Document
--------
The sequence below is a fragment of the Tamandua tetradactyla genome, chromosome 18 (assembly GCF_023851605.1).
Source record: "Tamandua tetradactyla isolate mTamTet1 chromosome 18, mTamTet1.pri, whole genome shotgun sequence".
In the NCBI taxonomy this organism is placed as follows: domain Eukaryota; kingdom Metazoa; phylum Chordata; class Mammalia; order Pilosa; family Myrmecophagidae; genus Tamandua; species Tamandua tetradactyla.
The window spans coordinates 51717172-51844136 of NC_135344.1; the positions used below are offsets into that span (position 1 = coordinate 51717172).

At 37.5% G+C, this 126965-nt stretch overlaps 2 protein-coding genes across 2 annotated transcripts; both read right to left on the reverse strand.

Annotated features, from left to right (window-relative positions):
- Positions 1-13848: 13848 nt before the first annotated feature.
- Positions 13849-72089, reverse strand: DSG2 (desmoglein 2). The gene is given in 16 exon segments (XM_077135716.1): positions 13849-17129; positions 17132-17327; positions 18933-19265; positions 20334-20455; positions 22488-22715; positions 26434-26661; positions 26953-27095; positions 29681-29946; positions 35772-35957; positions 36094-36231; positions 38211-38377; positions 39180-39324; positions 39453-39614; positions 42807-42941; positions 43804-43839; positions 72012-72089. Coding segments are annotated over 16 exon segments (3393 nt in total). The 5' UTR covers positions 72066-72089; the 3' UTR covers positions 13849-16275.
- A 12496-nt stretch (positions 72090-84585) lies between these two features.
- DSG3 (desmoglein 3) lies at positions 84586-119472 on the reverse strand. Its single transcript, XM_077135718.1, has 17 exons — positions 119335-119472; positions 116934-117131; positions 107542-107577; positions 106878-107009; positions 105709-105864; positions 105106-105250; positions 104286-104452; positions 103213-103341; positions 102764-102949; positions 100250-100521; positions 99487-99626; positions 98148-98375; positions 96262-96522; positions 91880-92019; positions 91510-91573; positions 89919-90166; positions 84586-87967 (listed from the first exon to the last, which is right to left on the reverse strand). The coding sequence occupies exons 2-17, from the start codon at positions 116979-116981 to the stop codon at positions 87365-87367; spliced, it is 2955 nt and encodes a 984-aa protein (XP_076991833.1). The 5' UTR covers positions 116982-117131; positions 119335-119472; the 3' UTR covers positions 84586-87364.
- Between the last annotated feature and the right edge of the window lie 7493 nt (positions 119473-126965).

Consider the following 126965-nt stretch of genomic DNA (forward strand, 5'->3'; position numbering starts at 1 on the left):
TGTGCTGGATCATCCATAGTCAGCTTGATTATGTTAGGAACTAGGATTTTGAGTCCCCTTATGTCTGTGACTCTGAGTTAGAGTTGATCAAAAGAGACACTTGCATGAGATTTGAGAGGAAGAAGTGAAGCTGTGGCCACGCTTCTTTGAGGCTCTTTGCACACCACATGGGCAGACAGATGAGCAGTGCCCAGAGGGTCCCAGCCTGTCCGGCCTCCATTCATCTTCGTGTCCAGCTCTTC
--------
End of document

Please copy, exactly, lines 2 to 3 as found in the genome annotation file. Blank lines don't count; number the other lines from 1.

Source record: "Tamandua tetradactyla isolate mTamTet1 chromosome 18, mTamTet1.pri, whole genome shotgun sequence".
In the NCBI taxonomy this organism is placed as follows: domain Eukaryota; kingdom Metazoa; phylum Chordata; class Mammalia; order Pilosa; family Myrmecophagidae; genus Tamandua; species Tamandua tetradactyla.